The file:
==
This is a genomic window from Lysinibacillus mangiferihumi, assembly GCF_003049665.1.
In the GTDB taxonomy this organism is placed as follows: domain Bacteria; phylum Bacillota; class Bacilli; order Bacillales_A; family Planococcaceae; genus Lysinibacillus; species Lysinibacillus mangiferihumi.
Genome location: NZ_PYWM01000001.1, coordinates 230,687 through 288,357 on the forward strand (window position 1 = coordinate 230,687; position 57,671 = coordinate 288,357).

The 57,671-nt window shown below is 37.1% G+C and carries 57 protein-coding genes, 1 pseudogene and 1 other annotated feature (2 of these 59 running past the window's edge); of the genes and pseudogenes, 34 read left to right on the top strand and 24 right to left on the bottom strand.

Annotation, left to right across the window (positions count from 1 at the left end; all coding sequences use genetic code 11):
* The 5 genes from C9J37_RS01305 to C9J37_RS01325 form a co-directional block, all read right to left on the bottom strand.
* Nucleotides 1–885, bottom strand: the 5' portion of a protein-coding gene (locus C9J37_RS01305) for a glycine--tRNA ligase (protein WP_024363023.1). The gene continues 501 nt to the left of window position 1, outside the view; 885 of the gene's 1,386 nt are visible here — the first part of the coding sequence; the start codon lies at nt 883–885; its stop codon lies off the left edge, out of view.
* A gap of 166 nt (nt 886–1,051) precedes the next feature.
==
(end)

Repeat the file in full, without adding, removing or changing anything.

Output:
This is a genomic window from Lysinibacillus mangiferihumi, assembly GCF_003049665.1.
In the GTDB taxonomy this organism is placed as follows: domain Bacteria; phylum Bacillota; class Bacilli; order Bacillales_A; family Planococcaceae; genus Lysinibacillus; species Lysinibacillus mangiferihumi.
Genome location: NZ_PYWM01000001.1, coordinates 230,687 through 288,357 on the forward strand (window position 1 = coordinate 230,687; position 57,671 = coordinate 288,357).

The 57,671-nt window shown below is 37.1% G+C and carries 57 protein-coding genes, 1 pseudogene and 1 other annotated feature (2 of these 59 running past the window's edge); of the genes and pseudogenes, 34 read left to right on the top strand and 24 right to left on the bottom strand.

Annotation, left to right across the window (positions count from 1 at the left end; all coding sequences use genetic code 11):
* The 5 genes from C9J37_RS01305 to C9J37_RS01325 form a co-directional block, all read right to left on the bottom strand.
* Nucleotides 1–885, bottom strand: the 5' portion of a protein-coding gene (locus C9J37_RS01305) for a glycine--tRNA ligase (protein WP_024363023.1). The gene continues 501 nt to the left of window position 1, outside the view; 885 of the gene's 1,386 nt are visible here — the first part of the coding sequence; the start codon lies at nt 883–885; its stop codon lies off the left edge, out of view.
* A gap of 166 nt (nt 886–1,051) precedes the next feature.